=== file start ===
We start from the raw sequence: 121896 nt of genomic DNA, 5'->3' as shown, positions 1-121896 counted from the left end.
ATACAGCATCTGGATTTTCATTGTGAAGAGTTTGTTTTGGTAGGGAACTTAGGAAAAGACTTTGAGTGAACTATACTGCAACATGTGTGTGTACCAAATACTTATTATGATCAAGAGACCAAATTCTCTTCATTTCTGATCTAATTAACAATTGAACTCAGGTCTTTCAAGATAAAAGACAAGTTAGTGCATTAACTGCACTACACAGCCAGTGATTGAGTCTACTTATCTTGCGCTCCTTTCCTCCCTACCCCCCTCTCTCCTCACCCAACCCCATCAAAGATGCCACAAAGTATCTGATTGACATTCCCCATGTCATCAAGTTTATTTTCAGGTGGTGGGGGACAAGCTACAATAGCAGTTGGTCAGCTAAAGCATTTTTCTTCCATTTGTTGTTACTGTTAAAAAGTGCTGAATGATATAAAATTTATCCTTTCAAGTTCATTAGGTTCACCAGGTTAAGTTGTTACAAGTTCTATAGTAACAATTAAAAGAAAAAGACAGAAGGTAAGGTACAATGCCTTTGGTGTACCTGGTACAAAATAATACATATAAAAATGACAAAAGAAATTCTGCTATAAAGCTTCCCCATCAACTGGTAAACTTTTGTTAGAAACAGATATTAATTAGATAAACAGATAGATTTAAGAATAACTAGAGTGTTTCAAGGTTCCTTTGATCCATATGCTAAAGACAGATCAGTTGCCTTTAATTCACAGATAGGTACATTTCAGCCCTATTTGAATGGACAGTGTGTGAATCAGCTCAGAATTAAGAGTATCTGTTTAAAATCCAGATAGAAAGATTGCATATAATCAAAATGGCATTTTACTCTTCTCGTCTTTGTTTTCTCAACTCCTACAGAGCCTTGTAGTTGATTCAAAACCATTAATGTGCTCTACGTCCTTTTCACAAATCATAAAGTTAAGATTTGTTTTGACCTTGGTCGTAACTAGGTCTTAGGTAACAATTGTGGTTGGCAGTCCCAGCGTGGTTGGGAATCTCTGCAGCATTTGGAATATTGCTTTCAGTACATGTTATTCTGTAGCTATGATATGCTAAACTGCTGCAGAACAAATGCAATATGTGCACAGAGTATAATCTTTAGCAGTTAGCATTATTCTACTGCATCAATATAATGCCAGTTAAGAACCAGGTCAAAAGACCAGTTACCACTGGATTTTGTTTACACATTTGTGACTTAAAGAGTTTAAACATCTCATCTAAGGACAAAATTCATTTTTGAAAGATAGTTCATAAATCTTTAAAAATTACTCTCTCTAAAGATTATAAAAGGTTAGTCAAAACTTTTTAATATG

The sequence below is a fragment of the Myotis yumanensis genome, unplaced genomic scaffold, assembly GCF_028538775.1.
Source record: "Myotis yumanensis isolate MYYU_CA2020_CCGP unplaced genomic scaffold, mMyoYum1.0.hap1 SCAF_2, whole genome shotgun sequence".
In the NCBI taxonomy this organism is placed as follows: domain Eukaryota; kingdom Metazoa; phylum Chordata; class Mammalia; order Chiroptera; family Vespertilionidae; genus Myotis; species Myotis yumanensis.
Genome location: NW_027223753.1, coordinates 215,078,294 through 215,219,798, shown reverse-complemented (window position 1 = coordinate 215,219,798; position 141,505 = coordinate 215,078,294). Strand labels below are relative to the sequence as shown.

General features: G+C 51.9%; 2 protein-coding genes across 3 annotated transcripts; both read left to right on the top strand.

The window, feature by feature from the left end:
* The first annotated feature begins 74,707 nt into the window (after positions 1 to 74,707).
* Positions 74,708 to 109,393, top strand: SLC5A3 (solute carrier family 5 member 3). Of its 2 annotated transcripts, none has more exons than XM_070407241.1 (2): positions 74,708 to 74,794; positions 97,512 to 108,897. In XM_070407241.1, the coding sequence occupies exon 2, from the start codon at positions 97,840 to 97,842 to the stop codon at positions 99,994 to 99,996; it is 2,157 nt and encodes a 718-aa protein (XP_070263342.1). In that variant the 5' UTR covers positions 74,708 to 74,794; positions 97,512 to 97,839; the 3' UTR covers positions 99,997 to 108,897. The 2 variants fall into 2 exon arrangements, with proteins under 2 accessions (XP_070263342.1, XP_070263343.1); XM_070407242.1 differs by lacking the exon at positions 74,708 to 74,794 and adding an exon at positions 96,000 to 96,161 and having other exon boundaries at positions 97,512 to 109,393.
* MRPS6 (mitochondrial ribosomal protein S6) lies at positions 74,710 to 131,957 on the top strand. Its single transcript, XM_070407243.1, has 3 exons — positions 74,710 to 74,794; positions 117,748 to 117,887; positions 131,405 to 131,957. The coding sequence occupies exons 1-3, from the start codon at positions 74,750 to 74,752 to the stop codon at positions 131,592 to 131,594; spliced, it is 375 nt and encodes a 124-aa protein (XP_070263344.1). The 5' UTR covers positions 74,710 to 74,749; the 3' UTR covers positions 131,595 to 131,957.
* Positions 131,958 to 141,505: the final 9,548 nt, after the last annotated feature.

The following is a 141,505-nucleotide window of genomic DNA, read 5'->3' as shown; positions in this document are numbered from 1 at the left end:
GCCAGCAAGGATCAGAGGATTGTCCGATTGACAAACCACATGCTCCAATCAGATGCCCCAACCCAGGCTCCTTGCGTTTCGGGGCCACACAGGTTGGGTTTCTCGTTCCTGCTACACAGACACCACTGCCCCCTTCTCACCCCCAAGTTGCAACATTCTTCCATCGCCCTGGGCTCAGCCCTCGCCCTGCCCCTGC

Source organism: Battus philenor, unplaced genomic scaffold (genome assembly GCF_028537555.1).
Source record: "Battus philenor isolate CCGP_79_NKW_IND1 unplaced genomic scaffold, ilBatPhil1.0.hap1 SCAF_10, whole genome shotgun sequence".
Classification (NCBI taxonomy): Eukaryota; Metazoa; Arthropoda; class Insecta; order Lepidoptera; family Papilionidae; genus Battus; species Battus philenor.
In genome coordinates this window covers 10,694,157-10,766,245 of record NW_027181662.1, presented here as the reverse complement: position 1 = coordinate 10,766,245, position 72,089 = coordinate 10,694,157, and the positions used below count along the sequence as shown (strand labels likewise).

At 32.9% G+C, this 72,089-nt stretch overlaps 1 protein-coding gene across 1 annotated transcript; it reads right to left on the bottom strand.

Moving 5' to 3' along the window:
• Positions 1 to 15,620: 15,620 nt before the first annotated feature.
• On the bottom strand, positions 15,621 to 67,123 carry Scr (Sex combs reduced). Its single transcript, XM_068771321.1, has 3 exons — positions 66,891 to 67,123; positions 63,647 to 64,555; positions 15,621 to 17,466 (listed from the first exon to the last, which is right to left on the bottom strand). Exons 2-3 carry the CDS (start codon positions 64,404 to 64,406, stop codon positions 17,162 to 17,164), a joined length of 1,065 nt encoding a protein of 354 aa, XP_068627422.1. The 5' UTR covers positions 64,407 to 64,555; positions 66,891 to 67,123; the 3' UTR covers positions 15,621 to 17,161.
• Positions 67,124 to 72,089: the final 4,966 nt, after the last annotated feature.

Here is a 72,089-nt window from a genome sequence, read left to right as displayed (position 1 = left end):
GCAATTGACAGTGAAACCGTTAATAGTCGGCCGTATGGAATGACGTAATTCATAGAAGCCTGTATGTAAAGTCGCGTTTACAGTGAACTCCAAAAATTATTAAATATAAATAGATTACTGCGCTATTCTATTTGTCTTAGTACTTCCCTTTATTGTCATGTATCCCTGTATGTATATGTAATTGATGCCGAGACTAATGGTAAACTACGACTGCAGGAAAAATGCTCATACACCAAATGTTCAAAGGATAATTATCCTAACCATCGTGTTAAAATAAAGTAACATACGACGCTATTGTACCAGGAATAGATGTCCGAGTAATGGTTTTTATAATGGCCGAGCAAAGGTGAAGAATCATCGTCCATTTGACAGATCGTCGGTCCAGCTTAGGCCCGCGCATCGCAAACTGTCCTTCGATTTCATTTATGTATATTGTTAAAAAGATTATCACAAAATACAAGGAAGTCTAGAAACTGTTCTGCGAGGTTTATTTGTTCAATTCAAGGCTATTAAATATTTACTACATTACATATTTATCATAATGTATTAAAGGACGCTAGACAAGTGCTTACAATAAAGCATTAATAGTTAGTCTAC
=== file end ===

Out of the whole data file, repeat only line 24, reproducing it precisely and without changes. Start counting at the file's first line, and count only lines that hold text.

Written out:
Here is a 72,089-nt window from a genome sequence, read left to right as displayed (position 1 = left end):